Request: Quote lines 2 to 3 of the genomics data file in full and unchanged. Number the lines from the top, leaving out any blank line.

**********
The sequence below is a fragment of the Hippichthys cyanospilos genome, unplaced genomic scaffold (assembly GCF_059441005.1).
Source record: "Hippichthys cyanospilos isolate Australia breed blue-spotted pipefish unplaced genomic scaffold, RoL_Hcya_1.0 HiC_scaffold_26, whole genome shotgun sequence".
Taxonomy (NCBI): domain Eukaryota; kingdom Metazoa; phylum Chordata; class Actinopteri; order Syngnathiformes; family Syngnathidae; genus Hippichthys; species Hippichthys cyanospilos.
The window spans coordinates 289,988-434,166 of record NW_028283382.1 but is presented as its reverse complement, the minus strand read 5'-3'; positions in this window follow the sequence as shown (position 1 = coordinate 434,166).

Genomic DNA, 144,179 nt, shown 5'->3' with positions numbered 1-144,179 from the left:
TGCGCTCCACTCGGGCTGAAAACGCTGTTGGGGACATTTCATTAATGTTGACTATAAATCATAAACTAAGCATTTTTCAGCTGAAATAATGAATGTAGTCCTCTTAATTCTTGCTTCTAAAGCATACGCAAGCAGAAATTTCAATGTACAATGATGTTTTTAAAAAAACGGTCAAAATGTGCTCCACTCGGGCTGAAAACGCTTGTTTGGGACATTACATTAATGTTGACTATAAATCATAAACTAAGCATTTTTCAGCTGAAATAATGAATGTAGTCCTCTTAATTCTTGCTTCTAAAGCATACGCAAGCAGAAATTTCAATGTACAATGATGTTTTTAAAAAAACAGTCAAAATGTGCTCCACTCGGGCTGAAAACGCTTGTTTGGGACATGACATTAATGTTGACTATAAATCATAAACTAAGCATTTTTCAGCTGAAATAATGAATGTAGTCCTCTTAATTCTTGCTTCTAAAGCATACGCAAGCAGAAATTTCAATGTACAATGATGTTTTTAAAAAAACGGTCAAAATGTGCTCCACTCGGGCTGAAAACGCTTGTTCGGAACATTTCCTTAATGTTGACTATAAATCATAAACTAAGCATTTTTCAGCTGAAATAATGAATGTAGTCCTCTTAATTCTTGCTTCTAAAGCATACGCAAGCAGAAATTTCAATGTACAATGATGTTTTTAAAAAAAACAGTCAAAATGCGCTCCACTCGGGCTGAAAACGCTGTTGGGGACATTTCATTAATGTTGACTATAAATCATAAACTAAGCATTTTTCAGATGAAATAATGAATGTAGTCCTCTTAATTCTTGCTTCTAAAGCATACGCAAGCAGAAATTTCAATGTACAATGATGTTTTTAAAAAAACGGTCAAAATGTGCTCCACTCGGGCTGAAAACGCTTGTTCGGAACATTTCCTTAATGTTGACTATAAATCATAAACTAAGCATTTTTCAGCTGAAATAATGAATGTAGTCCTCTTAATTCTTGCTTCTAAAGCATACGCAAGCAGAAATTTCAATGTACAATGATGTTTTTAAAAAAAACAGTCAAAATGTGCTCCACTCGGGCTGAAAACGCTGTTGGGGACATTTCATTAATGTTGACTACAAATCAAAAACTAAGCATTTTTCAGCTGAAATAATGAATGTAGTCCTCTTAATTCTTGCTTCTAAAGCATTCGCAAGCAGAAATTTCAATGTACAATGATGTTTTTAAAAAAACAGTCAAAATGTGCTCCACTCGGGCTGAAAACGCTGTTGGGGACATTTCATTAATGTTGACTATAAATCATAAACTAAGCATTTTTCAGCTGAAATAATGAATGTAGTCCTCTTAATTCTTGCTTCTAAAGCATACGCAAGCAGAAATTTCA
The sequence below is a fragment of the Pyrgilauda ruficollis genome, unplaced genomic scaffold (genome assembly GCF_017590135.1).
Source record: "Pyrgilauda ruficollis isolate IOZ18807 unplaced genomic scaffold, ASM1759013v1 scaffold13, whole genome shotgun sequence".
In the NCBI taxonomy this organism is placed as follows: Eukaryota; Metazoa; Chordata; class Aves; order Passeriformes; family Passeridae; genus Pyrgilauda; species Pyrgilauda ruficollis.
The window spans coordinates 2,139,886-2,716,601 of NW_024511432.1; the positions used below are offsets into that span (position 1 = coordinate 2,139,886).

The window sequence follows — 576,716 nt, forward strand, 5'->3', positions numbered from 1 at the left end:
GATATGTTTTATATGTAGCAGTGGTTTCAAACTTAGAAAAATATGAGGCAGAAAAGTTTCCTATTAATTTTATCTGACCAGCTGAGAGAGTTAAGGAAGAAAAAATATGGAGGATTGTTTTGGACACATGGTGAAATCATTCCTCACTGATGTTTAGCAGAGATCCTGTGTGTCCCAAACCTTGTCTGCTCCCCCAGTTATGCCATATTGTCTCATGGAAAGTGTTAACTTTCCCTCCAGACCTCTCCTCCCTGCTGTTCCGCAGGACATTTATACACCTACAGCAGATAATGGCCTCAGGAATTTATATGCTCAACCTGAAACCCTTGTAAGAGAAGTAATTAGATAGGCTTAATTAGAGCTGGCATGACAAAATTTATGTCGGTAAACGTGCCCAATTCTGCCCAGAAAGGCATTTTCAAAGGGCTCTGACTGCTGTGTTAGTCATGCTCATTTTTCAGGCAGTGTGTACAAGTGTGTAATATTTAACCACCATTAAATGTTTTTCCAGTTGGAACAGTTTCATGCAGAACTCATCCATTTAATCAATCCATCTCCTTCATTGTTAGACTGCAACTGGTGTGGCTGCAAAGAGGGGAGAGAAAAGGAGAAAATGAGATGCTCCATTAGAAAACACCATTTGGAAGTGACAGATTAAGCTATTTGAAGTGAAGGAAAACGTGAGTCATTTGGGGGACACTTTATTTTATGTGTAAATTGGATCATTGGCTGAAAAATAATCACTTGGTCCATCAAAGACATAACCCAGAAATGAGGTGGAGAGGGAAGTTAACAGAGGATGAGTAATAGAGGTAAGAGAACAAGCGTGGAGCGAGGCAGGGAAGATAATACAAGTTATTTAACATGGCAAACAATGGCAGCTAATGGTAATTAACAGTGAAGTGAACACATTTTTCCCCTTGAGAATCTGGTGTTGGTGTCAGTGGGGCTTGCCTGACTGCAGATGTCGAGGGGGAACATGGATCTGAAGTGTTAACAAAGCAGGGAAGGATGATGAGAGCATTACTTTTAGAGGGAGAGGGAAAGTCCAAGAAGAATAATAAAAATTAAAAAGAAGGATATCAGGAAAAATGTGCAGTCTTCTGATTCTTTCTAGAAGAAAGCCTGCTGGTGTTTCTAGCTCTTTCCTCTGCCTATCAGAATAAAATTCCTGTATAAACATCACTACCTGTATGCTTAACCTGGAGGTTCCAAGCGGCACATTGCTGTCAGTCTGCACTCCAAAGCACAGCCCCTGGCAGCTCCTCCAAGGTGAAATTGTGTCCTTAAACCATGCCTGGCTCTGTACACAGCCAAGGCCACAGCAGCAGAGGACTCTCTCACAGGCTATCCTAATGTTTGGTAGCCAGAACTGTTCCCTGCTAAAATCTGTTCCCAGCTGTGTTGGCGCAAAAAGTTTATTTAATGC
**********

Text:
Source record: "Hippichthys cyanospilos isolate Australia breed blue-spotted pipefish unplaced genomic scaffold, RoL_Hcya_1.0 HiC_scaffold_26, whole genome shotgun sequence".
Taxonomy (NCBI): domain Eukaryota; kingdom Metazoa; phylum Chordata; class Actinopteri; order Syngnathiformes; family Syngnathidae; genus Hippichthys; species Hippichthys cyanospilos.